Jul 4 2010

Australia, 2009-11-30

We woke in the morning, returned the car, and checked into the Cube Serviced Apartments early.  They are these funky little bachel0r-style hotel rooms with a small kitchen and bathroom.  Surprisingly, they were about the same price as many of the local hostels.  The downside was there wasn’t really a communal meeting place, but on the upside, we had a great view of the city from the 13th floor, and were pretty much in the center of things:  still within the CBD (Central Business District), but a close walk to the Carlton and Fitzroy districts.

After checkin, we headed back to DeGraves street for breakfast and window shopping thoughout the CBD, dodging tourists, locals wandering the city, and these giant on-sidewalk street sweepers that careened around corners.  Given the time, I highly recommend wanding the lanes and alleys and inside malls — we found some great little stores, restaurants, and outdoor cafes.  There’s these little cafes all around, and they all serve a good flat white, putting us in a near continual state of caffeinated euphoria.  At one point, I found myself wandering around a watch store full of Rolex, Omegas, Tag Hauers, and whatnot, and decided that I wouldn’t offended that the salesman didn’t ask me if I wanted assistance.  Most people don’t shop for a Rolex wearing a Timex.

After a quick homemade lunch of turkey, crackers, cheese, and hummus (which go surprisingly well together), we set off to the north to Lygon St, sort of the Little Italy of Melbourne.  Cafes abounded, and we wandered and shot to photos, ending at Brunettis for some flat whites and a shared pear and cheese crumble cheesecake with raspberry jam.  Holy crap, that was delicious, and everything else in that deceptively large cafe looks absolutely delicious.

Takeaway for the day is that Melbourne is all hip and hipster.  My SF buddies would be quite at home here.

Oh, incidentally, there seems to be an common Australian fetish for El Caminos.  Haven’t figured that one out yet.


Feb 27 2010

Australia, 2009-11-29

When we woke in the morning, we heard guests from another room talking to Wayne, saying that their moving cut out half way through last night.  They agreed that it was probably the storm, and Wayne went to flip a breaker.  I was planning on telling him myself, but considering the net result was that I’d fried a surge suppressor and nothing else was damaged after the power came back on, I figured I’d let them run with their assumption.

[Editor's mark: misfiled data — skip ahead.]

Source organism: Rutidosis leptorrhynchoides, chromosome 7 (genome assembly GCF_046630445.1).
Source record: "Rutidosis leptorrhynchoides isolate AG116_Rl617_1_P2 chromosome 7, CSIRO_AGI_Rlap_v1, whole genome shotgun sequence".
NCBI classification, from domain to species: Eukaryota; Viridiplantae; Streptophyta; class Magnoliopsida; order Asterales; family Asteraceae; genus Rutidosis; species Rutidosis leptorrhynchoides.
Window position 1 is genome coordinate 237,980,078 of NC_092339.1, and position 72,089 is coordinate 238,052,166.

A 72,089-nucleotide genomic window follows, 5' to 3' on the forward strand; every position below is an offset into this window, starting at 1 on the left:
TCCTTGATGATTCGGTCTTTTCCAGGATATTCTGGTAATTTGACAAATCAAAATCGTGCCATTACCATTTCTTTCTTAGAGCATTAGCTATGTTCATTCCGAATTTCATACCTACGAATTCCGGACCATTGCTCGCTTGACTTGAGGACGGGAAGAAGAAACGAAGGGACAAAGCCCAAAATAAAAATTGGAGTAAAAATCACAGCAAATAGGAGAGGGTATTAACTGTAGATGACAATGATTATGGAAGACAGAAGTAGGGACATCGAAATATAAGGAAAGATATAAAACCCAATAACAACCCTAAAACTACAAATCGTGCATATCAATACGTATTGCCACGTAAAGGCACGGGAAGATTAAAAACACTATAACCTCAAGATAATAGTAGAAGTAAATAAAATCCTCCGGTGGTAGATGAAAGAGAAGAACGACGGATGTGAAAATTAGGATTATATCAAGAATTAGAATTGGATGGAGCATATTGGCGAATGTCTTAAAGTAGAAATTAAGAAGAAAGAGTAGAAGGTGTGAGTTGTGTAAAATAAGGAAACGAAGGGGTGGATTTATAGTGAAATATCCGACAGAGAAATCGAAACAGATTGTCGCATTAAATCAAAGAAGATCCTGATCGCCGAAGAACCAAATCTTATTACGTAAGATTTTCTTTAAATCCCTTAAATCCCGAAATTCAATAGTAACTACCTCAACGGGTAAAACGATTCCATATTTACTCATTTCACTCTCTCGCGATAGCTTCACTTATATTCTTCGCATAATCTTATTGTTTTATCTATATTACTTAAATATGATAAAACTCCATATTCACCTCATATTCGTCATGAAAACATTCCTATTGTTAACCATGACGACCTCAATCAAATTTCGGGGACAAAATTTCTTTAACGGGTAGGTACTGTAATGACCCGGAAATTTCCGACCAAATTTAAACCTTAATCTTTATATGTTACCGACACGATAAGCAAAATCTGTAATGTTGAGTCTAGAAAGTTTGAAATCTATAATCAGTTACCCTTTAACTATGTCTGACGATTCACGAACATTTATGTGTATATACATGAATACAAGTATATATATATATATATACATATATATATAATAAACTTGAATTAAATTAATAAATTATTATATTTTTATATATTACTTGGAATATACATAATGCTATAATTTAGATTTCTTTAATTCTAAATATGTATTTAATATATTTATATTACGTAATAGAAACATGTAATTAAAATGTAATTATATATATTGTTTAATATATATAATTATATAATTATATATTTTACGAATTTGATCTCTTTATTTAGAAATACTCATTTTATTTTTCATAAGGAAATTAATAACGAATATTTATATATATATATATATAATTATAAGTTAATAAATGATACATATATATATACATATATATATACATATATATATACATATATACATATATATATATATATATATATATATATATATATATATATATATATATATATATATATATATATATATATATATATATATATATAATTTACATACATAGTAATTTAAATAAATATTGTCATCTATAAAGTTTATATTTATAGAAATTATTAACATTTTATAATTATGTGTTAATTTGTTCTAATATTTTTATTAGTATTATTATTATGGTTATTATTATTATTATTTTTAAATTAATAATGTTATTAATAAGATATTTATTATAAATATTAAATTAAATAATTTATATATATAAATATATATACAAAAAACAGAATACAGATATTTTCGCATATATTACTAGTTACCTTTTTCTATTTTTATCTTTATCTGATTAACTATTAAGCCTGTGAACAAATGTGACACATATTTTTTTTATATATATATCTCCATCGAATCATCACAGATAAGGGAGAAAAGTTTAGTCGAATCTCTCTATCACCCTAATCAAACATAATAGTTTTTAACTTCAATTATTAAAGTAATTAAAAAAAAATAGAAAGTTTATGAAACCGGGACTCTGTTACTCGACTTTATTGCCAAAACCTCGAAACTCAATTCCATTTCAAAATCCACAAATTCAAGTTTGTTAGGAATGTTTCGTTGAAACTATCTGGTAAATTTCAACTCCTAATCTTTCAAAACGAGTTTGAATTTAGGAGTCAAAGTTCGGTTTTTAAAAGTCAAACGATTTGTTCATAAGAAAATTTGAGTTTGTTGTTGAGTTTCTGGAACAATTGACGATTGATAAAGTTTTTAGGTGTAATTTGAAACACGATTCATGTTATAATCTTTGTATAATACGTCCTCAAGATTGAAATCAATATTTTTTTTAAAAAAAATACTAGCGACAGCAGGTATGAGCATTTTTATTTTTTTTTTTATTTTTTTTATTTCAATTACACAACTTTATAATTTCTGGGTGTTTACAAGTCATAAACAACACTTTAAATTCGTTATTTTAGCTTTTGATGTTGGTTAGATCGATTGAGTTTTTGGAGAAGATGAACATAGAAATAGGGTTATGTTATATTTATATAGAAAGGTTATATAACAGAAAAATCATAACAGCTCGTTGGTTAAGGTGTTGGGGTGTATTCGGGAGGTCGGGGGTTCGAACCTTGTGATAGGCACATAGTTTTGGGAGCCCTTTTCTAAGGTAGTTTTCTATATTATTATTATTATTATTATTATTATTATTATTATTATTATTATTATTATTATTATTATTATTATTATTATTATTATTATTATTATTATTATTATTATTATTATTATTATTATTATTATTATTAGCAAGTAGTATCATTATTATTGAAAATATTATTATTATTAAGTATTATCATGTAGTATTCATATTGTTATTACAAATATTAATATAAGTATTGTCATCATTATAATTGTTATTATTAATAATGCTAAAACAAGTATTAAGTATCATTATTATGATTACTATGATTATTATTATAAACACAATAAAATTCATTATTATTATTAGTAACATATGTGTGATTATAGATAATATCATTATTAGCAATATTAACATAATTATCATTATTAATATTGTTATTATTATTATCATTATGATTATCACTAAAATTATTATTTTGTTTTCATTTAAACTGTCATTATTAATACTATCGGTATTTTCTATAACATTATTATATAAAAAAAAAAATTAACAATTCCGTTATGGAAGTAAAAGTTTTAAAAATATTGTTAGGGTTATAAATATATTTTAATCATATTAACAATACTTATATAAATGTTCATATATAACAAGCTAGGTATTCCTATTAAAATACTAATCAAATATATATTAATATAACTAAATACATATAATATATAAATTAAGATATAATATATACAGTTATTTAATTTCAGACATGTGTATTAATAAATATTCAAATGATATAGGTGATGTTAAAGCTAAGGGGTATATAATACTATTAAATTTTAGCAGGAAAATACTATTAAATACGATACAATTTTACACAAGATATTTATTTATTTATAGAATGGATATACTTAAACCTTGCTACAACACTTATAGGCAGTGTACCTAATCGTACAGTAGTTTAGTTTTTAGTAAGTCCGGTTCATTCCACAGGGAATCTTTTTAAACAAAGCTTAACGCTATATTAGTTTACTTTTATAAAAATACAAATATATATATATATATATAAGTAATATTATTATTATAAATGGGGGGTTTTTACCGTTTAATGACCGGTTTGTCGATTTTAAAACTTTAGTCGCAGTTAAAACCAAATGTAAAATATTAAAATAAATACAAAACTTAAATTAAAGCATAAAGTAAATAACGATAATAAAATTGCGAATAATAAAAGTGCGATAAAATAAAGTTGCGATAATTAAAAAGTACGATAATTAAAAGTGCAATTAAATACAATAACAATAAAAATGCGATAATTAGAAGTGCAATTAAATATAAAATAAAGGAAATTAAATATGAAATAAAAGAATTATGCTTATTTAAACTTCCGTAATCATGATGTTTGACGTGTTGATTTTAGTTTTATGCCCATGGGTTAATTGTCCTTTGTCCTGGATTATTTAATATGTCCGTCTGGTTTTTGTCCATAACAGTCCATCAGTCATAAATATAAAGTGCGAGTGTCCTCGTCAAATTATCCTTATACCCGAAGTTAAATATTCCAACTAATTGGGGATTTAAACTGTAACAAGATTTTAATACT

Outside Apollo Bay

We breakfasted with the other couple, whose names escape me now so I shall just dub them “The Melbourners”, and Lanaea tried her first taste of Vegemite. The look on her face told me she’d never end up intentionally putting it in her mouth again.  After a quick tally with Wayne, we headed off for our now regular flat whites and hit the road.

Our first intended stop was the Cape Otway Lighthouse.  Unfortunately, it was under construction and we couldn’t climb up it, but the original keeper’s houses and whatnot had been turned into something of a small museum.  Honestly, just mildly interesting in terms of a destination; the true delights — for us non-Australians — was the prevalence of wild koalas hanging about.  When we first heard them roar, I thought it was a wild boar or something; I had no idea such a deep and thrumming bass roar could emanate from such a small critter.  At this point, I felt truly like a tourist.

Nae and a Koala

After a bit of wandering and goofing about, we ran into the Melbourner Couple on our way out.  We’d eventually run into them for the rest of the morning, playing leapfrog up the coast to the Twelve Apostles.

WeaklingCape Otway LighthouseNae
We continued up the coast, stopping periodically for snaps, catching some air, and spotting contingents of the Coffin Chasers, until we arrived at the Twelve Apostles.  It really is some breathtaking scenery, particularly with the recent rains provide a heavily textured backdrop of deep navy blue and dense white clouds.

Through some series of events which are not entirely clear, there’s not necessarily twelve apostles.  First there were Gog and Magog, and later the 12 pigs, or some words that meant “pig”, and eventually, for tourism reasons, it was decided “apostles” sounded better than “pig.”  And, there’s not twelve — they are continually eroding, so when one falls, they have to extend their count to include the next earthen tower up the coast.  So, don’t get caught up in the name.  Go for the sight.

Somewhere Along the Coast

Twelve Apostles